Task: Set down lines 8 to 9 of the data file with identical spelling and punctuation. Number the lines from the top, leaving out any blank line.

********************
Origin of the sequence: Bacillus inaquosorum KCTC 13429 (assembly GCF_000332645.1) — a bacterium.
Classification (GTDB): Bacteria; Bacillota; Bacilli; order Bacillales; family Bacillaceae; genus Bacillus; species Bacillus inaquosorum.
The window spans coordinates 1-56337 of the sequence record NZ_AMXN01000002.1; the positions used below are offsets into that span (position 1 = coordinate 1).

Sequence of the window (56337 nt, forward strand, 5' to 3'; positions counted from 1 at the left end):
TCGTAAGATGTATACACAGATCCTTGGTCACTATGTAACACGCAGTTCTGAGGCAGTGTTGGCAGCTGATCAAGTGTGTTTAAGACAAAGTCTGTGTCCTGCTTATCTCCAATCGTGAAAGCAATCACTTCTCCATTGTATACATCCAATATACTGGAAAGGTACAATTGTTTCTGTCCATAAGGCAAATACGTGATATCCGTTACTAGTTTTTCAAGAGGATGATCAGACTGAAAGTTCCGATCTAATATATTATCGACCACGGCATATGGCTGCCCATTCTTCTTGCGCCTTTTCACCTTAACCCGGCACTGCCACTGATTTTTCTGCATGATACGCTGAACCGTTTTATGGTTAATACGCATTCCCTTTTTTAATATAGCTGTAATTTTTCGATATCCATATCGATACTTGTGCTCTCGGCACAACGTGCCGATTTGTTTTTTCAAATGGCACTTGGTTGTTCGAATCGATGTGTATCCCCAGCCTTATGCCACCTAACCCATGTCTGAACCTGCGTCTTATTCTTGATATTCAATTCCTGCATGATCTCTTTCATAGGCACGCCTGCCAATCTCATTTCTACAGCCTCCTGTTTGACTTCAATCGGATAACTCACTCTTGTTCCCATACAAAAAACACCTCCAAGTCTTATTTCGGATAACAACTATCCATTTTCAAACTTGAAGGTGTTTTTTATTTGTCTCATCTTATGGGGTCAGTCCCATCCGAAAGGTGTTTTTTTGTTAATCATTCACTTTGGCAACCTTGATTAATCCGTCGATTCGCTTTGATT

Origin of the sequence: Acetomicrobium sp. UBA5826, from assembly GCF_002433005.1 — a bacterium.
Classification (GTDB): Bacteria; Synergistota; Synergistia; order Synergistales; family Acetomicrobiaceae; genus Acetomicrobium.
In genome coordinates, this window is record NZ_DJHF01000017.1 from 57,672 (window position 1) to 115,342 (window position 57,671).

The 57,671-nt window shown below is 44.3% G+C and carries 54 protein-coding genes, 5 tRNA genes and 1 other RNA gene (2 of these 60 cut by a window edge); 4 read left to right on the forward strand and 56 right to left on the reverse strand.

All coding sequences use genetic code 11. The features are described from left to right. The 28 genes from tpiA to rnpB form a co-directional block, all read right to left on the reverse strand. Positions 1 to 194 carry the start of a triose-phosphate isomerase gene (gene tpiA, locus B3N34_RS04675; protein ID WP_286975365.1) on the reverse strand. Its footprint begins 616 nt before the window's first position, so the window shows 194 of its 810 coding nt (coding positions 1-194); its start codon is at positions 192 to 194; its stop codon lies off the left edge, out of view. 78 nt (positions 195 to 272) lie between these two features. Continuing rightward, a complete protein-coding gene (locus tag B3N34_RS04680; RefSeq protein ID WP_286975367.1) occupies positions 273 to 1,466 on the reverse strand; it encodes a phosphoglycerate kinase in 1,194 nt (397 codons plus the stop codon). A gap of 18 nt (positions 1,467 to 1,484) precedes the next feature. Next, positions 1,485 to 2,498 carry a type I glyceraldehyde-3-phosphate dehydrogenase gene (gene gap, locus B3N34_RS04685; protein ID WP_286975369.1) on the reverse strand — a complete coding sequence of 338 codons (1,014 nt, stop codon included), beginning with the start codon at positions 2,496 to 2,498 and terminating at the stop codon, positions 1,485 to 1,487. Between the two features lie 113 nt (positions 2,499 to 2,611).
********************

In genome coordinates, this window is record NZ_DJHF01000017.1 from 57,672 (window position 1) to 115,342 (window position 57,671).

The 57,671-nt window shown below is 44.3% G+C and carries 54 protein-coding genes, 5 tRNA genes and 1 other RNA gene (2 of these 60 cut by a window edge); 4 read left to right on the forward strand and 56 right to left on the reverse strand.